STRAUSS: Getting Started

Try STRAUSS for yourself

If your preference is to work directly with the code you can obtain this from github. On the github pages you will find example applications, including those used to make Audio Universe: Tour of the Solar System

Alternatively, here you can try the Jupyter Python notebooks below to experiment with STRAUSS that were created for the Audible Universe 2 workshop. These are early prototype tutorials to highlight some of the functionality of STRAUSS and provide training for applications to some simple scientific data. 

We will continue to develop these to enhance the learning experience and further highlight even more features of STRAUSS. If you are keen to get started we would be pleased for you to try these and provide feedback. 

Browser-based Jupyter Notebook Examples

The only requirement is that you need your own Google Account so that you can save a copy of the notebook into your own Google Drive. Once you have done this, everything will run for you in the browser (no need to run Python/STRAUSS on your own machine) and any edits will be saved to your Google Drive.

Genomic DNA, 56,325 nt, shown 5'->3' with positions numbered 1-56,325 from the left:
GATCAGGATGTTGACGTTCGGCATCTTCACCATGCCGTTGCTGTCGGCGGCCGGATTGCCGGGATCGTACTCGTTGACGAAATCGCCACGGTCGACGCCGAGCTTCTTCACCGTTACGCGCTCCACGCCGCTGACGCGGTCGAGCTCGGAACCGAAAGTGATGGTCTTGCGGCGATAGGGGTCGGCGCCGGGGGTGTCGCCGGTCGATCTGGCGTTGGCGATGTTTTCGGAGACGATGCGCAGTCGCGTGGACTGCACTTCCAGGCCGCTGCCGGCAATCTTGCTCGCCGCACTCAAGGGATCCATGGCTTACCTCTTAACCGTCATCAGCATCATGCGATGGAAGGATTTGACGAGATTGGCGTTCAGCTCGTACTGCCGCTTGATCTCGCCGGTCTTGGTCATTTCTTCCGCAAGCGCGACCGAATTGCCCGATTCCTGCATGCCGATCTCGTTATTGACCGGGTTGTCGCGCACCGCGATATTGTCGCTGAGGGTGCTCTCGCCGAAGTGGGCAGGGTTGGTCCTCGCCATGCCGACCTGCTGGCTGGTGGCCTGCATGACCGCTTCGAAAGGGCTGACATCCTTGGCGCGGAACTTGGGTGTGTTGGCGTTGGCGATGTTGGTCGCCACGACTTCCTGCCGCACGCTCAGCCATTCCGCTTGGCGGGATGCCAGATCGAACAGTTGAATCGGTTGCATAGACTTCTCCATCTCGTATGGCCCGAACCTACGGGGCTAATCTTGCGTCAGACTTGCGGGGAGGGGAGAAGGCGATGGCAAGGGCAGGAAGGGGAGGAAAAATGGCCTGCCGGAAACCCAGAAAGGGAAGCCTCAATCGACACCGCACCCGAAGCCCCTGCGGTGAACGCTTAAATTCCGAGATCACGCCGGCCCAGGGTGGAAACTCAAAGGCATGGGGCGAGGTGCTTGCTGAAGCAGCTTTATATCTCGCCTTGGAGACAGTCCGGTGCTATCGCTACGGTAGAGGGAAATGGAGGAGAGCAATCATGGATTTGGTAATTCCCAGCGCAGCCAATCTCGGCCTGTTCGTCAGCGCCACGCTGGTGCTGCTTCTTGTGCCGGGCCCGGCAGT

1. Follow the links below and then click “Open In Colab” button, which is at the top of the very top of the inline Notebook

2. When the project opens in Colab, immediately do File>Save a Copy in Drive. This will save a copy to your own Google Drive, so that you can make your own edits and save them as you explore the notebook.

3. Select Edit > Clear All Outputs.

4. Start reading the instructions inside the notebook.

5. To execute a code cell, click in the cell and then press the “Play” button

6. Feel free to edit the code and explore! For example, you can change the example data that is read in to experiment with sonifying the different examples.

Notebook example with star light curves: 


The data is also stored in the Google Drive in the form of csv files. There are three examples provided: 

GALEX_NUV_LC.csv: Flare stare

tic_lc.csv: Exclipsing binary star

kid11616200_lc.csv: Heartbeat star.

Notebook example with AGN galaxy spectra: 


The data is also stored in the Google Drive in the form of csv files.  These are grouped into three directories "Type1/" (four examples), "Type1.5/" (two examples) and "Type2/" (four examples). 

Section 2 of the notebook explains how to access the data with the different file names. 

Notebook example with multi-variate galaxy simulation data 


This example accesses the star-formation and metal-enrichment histories of 5 galaxies from the EAGLE simulations. It shows an example of how to sonify multiple properties at once (in a time-series like sonification).